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This Utah animal shelter is a safe haven for owners going through drug or alcohol treatment

By Zoe Sottile, CNN

A new program in Utah will provide short-term housing for pets whose owners are going through treatment for drug or alcohol abuse.

The program is a collaboration between Ruff Haven Crisis Center, a nonprofit providing short-term care for pets whose owners are experiencing crises, and Odyssey House, Utah’s largest addiction program.

The partnership launched three weeks ago, Kristina Pulsipher, executive director and co-founder of Ruff Haven, told CNN.

For the most part, the shelter specializes in short-term stays, which makes it hard to work with clients undergoing addiction treatment, who often need to stay for longer than the 60 or 90 days pets usually stay at Ruff Haven. Collaborating with Odyssey House has allowed them to “work past that.”

“Having the knowledge that their pets are safe while they’re working for themselves provides that additional feeling of support for them to focus on recovery,” Pulsipher said.

Ruff Haven plans to accommodate around 10-12 clients through the partnership with Odyssey, according to Pulsipher. The housing for addiction patients, like all the nonprofit’s services, is completely free of charge.

The shelter opened in June 2020, Pulsipher noted. Although they did not intend to launch during the pandemic, “We happened to open our doors at a very significant time, when the need was greater than ever,” Pulsipher said. “We saw that this need wasn’t being filled, and we thought maybe we can keep pets with their families, keep them out of shelters.”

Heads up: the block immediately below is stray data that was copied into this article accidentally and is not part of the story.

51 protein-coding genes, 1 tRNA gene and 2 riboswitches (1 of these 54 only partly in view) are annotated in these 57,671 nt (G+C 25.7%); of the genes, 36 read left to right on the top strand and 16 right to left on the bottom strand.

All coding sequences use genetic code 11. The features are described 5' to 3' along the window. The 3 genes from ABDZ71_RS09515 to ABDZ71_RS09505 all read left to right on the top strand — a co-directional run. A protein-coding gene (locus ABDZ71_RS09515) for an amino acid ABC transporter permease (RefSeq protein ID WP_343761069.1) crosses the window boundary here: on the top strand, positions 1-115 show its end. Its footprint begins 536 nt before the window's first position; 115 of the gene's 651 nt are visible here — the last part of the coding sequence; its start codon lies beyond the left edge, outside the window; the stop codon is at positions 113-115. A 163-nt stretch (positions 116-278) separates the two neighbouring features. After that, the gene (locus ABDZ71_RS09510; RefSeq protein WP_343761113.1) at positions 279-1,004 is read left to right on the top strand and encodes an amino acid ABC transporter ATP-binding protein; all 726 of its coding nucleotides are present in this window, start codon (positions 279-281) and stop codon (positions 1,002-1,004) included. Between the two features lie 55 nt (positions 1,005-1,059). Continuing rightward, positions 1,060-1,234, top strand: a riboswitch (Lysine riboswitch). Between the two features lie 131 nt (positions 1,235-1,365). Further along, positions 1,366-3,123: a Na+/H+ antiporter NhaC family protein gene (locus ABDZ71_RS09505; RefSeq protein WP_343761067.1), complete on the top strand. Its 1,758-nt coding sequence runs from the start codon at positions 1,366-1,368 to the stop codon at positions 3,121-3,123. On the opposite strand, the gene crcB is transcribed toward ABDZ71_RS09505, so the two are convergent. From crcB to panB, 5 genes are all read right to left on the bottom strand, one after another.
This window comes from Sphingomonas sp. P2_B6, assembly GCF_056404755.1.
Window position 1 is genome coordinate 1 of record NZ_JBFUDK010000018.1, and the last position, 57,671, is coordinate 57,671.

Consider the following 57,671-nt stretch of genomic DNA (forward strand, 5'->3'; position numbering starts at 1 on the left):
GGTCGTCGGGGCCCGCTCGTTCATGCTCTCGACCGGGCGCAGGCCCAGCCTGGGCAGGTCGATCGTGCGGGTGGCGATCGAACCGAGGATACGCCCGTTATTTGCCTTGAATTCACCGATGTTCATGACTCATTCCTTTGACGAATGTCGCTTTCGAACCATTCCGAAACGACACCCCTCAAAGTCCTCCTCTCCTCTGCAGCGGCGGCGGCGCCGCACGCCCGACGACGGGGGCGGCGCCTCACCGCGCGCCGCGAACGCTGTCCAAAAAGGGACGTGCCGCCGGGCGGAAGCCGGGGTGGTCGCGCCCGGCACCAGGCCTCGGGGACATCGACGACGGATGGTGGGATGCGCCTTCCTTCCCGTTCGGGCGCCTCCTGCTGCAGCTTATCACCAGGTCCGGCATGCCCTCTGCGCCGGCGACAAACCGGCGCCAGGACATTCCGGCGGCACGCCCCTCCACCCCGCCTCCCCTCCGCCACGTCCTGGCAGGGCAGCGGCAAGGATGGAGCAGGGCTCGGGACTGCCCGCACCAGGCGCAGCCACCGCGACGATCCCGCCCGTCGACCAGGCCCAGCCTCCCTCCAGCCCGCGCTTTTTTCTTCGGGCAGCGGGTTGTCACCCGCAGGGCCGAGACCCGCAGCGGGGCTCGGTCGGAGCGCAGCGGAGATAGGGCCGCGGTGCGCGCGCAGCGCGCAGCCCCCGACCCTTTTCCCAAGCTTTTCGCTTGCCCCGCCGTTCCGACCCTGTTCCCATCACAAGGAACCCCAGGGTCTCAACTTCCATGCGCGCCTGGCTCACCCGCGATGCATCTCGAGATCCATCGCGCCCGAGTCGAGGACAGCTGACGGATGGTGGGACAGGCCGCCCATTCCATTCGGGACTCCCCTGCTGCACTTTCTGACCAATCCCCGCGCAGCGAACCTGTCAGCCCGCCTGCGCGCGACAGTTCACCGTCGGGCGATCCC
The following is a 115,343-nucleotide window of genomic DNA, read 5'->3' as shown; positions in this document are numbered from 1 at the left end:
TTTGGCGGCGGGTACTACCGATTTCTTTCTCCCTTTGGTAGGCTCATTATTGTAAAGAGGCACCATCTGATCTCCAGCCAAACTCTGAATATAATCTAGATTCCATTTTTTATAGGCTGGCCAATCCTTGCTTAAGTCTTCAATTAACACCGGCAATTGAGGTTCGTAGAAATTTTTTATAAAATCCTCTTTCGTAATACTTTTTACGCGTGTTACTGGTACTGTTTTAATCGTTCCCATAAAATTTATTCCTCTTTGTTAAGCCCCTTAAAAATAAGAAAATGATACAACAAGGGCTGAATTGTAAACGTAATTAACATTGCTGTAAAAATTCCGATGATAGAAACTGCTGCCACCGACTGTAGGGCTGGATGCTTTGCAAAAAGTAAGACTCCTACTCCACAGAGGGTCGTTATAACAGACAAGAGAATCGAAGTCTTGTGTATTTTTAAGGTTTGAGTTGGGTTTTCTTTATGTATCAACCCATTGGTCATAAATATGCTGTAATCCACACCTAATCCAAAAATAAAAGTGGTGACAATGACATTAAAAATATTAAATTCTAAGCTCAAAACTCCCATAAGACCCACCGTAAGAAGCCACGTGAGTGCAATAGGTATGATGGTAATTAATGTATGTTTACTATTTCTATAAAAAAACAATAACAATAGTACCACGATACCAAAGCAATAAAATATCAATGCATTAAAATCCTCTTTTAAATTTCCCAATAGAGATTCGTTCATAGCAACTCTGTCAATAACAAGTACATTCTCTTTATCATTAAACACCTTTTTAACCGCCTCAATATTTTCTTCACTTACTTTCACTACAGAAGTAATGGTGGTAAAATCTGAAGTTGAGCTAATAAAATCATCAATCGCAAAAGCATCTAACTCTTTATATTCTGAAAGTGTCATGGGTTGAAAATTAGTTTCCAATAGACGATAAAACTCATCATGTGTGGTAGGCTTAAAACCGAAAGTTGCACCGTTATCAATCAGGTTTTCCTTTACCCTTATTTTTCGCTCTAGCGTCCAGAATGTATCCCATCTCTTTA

Ruff Haven launched with a focus on crisis sheltering, often for clients who were hospitalized or experiencing domestic violence and other crises. Now the shelter mostly works with clients experiencing housing insecurity. And in addition to providing short-term housing for clients’ pets while they work to get back on their feet, they also provide community pet vaccination clinics and other veterinary care for the local unsheltered community.

The nonprofit provides crisis housing for pets, mainly dogs and cats, through both a brick-and-mortar boarding facility and a foster program. Pulsipher emphasized the importance of the team’s “temporary foster homes.”

“These are people who really, what draws them is that they love giving back to the community, and know these are people in very vulnerable positions who could be them,” she said.

Fosters “take an animal into their home for 60-90 days, sometimes longer,” she said. “They just provide them all the love and care that they give to their own pets. It gives the animals time to de-stress, and not be in a boarding situation.”

Clients get videos and pictures of their pets while they are in Ruff Haven’s care, so they can make sure their furry friends are well taken care of.

The shelter has served around 510 animals through their crisis sheltering program and more than 1,500 through other programming, like their free vaccination and microchip projects. Currently, they have 61 animals in their care in either the boarding facility or foster care program.

Pulsipher commended the lengths to which their clients will go to keep their pets out of shelters, even while they may be experiencing a crisis like hospitalization or homelessness.

“Our clients are animal welfare heroes,” said Pulsipher.

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